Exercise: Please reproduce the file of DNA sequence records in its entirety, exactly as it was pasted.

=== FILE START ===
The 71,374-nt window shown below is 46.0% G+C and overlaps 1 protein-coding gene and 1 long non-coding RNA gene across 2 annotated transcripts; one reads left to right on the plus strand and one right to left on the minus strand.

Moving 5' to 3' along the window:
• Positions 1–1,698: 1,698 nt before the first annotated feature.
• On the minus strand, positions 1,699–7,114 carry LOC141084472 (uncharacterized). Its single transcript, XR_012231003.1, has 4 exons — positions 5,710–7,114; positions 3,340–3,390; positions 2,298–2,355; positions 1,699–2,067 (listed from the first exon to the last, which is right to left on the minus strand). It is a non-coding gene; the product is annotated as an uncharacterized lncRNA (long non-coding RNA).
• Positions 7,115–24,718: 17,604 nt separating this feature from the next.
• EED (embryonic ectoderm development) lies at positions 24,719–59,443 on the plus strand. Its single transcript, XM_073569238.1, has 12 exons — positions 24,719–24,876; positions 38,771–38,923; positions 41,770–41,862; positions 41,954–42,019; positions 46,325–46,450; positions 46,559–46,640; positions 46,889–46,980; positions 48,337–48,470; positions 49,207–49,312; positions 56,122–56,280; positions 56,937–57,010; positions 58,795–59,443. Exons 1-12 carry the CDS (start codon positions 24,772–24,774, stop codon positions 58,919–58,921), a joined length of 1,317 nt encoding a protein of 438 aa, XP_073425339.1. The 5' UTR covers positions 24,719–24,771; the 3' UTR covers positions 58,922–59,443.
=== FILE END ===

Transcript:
The 71,374-nt window shown below is 46.0% G+C and overlaps 1 protein-coding gene and 1 long non-coding RNA gene across 2 annotated transcripts; one reads left to right on the plus strand and one right to left on the minus strand.

Moving 5' to 3' along the window:
• Positions 1–1,698: 1,698 nt before the first annotated feature.
• On the minus strand, positions 1,699–7,114 carry LOC141084472 (uncharacterized). Its single transcript, XR_012231003.1, has 4 exons — positions 5,710–7,114; positions 3,340–3,390; positions 2,298–2,355; positions 1,699–2,067 (listed from the first exon to the last, which is right to left on the minus strand). It is a non-coding gene; the product is annotated as an uncharacterized lncRNA (long non-coding RNA).
• Positions 7,115–24,718: 17,604 nt separating this feature from the next.
• EED (embryonic ectoderm development) lies at positions 24,719–59,443 on the plus strand. Its single transcript, XM_073569238.1, has 12 exons — positions 24,719–24,876; positions 38,771–38,923; positions 41,770–41,862; positions 41,954–42,019; positions 46,325–46,450; positions 46,559–46,640; positions 46,889–46,980; positions 48,337–48,470; positions 49,207–49,312; positions 56,122–56,280; positions 56,937–57,010; positions 58,795–59,443. Exons 1-12 carry the CDS (start codon positions 24,772–24,774, stop codon positions 58,919–58,921), a joined length of 1,317 nt encoding a protein of 438 aa, XP_073425339.1. The 5' UTR covers positions 24,719–24,771; the 3' UTR covers positions 58,922–59,443.